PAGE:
Stories for an Uncertain World
Designed by James Brook for Edinburgh Art Festival, 2019
Booklet | 210 x 165 mm | 24 pages plus cover | Printed by Allander, Edinburgh, on Horizon Offset 140 and 250 gsm | Saddle stitched
A 24 page booklet that I designed for the Edinburgh Art Festival 2019 Commissions Programme, Stories for an Uncertain World – the sixth year that I have been invited to design printed material for the programme.
In the context of ‘major geo-political and societal shifts’, the EAF Commissions Programme brought together five artists with new projects that ‘reflect the uncertain times we find ourselves in, poised between the disintegration of an old world order, and taking the initial faltering steps towards an unknown future’. The participating artists were: Nathan Coley, Alfredo Jaar, Rosalind Nashashibi, Sriwhana Spong, and Corin Sworn.
While working through proposals for the cover of the booklet, I was thinking about ideas of uncertainty, using transparencies and gradients to create type that dissolves, almost to the point of becoming unreadable. The main titles are set in uppercase and centred on the page, echoing traditional book typography and creating a sense of authority that generates a tension with the ethereality of the fading type. A further sense of uncertainty is created by the use of Museo for the titles, a typeface that initially appears rational but that, on closer inspection, carries subtle quirky elements that disrupt this message. Museo was designed by Jos Buivenga – his love for the uppercase letter U inspired this unique set of fonts: “In a daydream I saw the top of both stems bended into semi-slab serifs.” It is these curved slab serifs that give the typeface its idiosyncratic character.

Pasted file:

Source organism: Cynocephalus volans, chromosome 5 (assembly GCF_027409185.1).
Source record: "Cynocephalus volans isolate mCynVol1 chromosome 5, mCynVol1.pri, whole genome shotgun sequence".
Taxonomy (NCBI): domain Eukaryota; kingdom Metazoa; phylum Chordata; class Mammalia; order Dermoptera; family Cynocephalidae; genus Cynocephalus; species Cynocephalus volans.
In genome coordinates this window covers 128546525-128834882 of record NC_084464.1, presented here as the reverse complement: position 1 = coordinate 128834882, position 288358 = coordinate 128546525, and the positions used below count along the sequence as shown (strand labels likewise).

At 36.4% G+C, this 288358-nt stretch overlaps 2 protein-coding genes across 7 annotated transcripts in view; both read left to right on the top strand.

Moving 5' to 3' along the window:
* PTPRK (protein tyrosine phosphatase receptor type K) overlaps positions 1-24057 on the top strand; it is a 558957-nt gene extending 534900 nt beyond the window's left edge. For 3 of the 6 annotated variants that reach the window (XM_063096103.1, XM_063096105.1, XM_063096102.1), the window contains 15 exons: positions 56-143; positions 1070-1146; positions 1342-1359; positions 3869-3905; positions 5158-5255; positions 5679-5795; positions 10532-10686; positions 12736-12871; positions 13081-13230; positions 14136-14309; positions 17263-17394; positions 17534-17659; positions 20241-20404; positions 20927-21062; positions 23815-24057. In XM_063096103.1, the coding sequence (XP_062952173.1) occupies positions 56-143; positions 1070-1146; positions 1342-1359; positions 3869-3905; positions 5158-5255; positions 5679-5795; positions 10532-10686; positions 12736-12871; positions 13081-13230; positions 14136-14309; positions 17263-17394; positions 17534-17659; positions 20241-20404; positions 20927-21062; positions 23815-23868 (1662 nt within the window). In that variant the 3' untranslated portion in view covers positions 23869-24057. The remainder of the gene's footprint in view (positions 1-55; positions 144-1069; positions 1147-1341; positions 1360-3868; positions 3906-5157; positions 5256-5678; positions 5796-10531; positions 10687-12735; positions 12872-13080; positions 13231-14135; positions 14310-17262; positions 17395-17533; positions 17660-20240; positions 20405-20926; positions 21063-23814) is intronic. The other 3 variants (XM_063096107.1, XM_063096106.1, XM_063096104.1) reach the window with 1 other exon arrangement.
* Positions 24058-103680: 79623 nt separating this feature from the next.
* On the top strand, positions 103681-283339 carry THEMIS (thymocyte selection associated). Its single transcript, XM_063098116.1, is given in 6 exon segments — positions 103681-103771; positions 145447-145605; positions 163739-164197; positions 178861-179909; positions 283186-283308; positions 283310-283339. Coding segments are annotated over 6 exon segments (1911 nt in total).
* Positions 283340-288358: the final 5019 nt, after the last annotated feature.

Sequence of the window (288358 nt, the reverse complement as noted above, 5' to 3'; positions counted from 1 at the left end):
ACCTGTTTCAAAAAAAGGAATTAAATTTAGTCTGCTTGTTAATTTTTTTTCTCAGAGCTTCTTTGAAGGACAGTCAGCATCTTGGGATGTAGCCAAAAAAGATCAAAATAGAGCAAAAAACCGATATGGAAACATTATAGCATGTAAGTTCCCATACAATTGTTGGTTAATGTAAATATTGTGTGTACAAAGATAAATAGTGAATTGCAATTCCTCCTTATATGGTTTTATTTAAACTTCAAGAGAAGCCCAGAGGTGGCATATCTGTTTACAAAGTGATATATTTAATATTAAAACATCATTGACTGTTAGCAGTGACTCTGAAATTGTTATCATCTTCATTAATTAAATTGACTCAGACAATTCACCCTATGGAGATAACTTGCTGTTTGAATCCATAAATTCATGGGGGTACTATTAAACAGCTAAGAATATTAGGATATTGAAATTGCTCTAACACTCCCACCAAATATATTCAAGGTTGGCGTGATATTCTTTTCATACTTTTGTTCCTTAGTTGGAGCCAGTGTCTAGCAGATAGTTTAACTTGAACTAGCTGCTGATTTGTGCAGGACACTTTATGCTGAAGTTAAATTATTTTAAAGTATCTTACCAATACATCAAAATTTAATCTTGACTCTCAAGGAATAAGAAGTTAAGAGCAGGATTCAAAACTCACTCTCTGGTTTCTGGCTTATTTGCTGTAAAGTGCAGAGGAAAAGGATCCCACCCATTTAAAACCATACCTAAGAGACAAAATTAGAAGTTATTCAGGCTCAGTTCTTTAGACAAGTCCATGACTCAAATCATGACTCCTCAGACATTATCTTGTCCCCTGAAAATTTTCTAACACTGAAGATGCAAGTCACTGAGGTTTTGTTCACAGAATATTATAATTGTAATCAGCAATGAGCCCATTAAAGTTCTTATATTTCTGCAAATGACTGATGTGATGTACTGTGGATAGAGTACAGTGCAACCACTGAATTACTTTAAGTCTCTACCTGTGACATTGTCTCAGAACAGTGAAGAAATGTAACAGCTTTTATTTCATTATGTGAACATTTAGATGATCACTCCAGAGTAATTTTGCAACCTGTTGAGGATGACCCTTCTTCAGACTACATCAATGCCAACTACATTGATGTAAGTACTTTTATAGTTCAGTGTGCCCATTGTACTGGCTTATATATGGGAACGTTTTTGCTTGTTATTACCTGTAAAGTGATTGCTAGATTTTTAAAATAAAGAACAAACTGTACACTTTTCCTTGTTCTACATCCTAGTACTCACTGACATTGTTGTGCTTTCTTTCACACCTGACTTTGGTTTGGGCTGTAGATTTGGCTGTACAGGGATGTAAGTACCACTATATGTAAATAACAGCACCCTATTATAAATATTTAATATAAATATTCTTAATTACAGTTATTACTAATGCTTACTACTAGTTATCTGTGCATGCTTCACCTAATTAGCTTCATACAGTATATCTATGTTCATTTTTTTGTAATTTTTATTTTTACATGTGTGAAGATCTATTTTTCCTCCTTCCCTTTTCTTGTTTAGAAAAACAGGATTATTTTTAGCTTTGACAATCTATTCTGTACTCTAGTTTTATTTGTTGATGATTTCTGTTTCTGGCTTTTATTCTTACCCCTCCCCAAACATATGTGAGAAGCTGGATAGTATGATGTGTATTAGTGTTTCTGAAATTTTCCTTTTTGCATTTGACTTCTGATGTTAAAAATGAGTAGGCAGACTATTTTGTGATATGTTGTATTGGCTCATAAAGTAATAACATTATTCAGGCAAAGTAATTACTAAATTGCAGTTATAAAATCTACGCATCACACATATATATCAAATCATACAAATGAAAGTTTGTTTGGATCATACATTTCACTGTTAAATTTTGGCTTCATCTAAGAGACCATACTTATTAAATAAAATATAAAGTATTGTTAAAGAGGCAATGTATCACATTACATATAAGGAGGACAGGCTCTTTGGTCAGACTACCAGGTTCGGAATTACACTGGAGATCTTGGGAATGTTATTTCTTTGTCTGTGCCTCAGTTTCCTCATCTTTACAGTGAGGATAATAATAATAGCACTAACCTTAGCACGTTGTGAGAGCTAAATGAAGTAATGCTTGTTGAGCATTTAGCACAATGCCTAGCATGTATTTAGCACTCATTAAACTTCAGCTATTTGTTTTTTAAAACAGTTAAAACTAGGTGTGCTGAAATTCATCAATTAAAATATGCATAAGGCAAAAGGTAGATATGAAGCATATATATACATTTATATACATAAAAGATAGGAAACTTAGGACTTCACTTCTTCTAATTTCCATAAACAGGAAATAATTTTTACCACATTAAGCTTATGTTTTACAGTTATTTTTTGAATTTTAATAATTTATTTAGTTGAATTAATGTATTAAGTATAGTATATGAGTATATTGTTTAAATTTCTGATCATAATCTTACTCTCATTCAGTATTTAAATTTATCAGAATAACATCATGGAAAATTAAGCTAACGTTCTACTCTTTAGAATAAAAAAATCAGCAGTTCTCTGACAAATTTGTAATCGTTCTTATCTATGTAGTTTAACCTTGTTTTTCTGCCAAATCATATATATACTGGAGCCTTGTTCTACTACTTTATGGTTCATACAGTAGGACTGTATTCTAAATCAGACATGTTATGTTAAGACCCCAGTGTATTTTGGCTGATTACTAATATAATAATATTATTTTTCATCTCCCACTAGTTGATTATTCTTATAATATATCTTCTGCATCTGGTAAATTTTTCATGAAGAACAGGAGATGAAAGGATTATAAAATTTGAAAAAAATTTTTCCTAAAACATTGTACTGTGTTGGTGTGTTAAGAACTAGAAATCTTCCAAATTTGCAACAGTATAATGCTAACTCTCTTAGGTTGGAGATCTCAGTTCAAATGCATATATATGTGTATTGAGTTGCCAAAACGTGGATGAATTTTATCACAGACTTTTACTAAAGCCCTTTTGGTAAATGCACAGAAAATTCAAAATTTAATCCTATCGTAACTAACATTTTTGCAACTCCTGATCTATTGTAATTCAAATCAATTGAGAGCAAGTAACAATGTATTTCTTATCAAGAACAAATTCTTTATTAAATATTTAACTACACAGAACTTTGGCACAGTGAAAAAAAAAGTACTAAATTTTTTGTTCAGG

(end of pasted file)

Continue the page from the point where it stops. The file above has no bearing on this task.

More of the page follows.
I used colour gradients on the inside and back covers, an effect that I wouldn’t normally use, but that felt appropriate in this context – the sky blue echoes the landscape in the cover photograph, a still from a film by artist Rosalind Nashahibi. For the body text and captions, I used the typeface Aktiv Grotesk, a deliberately low-key choice that sits quietly in contrast with Museo. Imagery from the five artists is placed in sections that broadly correspond to the discussion of their work in the essay written by EAF director Sorcha Carey that forms the main body of the booklet.
Sorcha Carey, Director, Edinburgh Art Festival: We have worked with James Brook on a number of different festival design projects since 2014, ranging from substantial exhibition catalogues, smaller interpretation booklets and leaflets, through to devising bespoke identities for discrete projects and initiatives. He has a wealth of knowledge of typography, graphic design, print and book production, is incredibly thoughtful and considered in his approach, and always responds to a brief with creativity and rigour in equal measure. I can’t recommend him highly enough.